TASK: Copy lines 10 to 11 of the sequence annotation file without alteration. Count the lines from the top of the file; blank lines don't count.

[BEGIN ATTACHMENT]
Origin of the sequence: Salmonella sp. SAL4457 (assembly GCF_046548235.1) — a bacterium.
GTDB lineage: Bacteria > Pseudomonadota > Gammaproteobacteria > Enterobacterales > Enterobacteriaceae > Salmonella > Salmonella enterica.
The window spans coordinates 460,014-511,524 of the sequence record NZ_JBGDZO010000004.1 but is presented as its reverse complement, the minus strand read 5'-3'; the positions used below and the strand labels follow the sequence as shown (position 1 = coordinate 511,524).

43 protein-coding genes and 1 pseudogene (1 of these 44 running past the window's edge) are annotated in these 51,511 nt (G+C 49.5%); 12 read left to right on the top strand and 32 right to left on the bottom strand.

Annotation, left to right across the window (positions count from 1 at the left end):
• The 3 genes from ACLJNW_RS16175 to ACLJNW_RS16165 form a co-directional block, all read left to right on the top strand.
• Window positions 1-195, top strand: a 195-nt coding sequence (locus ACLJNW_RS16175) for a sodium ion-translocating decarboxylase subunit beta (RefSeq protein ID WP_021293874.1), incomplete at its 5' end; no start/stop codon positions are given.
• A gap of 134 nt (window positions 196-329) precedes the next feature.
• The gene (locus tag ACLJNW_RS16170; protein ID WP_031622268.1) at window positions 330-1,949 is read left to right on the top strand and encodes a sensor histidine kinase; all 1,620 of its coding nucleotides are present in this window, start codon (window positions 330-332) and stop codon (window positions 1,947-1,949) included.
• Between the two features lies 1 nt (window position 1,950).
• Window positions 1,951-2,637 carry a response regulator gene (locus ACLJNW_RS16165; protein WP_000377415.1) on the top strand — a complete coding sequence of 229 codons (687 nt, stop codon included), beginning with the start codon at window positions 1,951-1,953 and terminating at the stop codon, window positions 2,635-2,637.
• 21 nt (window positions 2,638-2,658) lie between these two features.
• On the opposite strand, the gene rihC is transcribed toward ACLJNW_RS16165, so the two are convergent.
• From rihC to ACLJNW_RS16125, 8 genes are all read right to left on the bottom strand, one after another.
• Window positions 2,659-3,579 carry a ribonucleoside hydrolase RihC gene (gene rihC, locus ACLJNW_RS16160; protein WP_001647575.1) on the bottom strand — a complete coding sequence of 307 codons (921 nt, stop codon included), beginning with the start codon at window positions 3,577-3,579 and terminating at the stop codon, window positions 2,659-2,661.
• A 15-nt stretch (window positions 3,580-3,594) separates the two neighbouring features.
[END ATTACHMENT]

• Between the two features lies 1 nt (window position 1,950).
• Window positions 1,951-2,637 carry a response regulator gene (locus ACLJNW_RS16165; protein WP_000377415.1) on the top strand — a complete coding sequence of 229 codons (687 nt, stop codon included), beginning with the start codon at window positions 1,951-1,953 and terminating at the stop codon, window positions 2,635-2,637.